This is In Damascus (في دمشق), a stunningly beautiful film by the Syrian filmmaker and motion graphic designer Waref Abu Quba. Here’s the description from Vimeo:
Winner | Outstanding Cinematography in the Autumn Shorts Film Festival, Somerset, Kentucky USA 2015.
• ZEBRA Poetry Film Festival Münster|Berlin – 2016
• Arab Film Festival, San Francisco, CA – 2016
• 9th Annual Houston Palestine Film Festival – 2015
• Autumn Shorts Film Festival, Somerset, Kentucky USA – 2015
Watch In Damascus VFX Breakdown and read the description for technical Information about the film on this link.
This film is about Damascus, an 11,000 years old city, the most ancient & precious of cities, set to the poetry of the world famous Palestinian poet / author Mahmoud Darwish.
More than three years have passed since the idea inception up to this moment. This project was my companion during my staying abroad, it was like a friend and an enemy at the same time, sometimes I spend hours working on it, and sometimes I leave it for months.
Now after two months of heavy work, I’ve finished it, and I would like to present it to you … I hope you like it.
Be sure to watch it on the largest screen you have.
Egyptian student-filmmaker Nissmah Rosdhy’s animation of a section of a Mahmoud Darwish poem of the same title is the winner of the 2014 ZEBRA Prize for the Best Poetry Film. (Though the jury members announced from the stage that they regarded all four of the films they picked for prizes this year as equal winners, the prize sponsored by Literaturwerkstatt Berlin itself was still treated as the first among equals. And having watched all 29 competition films, I wouldn’t argue with that.)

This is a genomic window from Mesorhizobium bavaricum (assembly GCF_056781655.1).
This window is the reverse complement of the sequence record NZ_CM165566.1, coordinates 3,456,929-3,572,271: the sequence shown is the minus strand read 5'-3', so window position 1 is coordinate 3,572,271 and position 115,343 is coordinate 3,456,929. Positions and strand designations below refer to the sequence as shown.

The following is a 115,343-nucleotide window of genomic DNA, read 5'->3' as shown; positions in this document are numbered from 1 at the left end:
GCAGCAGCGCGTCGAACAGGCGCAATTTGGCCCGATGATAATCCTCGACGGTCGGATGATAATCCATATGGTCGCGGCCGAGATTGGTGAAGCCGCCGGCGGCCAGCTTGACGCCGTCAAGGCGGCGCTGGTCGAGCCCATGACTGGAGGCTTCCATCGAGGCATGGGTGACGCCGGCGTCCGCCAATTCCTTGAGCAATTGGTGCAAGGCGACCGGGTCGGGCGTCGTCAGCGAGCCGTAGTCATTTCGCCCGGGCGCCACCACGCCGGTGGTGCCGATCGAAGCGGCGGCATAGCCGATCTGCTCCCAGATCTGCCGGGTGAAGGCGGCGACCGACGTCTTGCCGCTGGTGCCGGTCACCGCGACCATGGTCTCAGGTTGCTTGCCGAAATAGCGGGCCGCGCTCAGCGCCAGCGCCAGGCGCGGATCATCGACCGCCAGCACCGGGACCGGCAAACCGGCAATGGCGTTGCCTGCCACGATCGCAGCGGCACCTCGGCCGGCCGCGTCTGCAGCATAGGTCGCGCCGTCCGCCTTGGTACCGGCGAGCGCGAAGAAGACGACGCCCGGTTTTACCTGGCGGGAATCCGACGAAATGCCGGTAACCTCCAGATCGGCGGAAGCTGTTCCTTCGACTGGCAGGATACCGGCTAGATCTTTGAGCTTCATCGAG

Erica Goss and I met with Nissmah Roshdy the day after the awards ceremony and recorded a twenty-minute interview with her — go watch. The important thing to mention here is that the live recitation with music by the band Le Trio Joubran sparked the film; it’s much more than just a soundtrack. Combine that with a killer animation of Arabic typography and rotoscoped dance moves by the animator herself, and you’ve got an innovative, probably ground-breaking work. Congrats to Roshdy and a tip of the hat to the jury for their inspired selections. (Look for more of those here in the coming days, interspersed with other films from the festival.)
The film is an illustration of a poem by Mahmoud Darwish, who focuses on the tragic side of the human personality of a martyr.
It is a visual journey that combines the public experience and the personal one and follows a couple separated by a death called “heroic”.
It is a tribute to Arabic poetry through the combination of the cinematography and music with the music within the poem.
I guess I betray my fondness for minimalism by posting this very spare, not terribly illuminating trailer for “A film by Ahmad Natche … shot in Ramallah (Palestinian Territories) in the Summer of 2009, inspired by a Mahmoud Darwish poem.” Here’s the film’s website.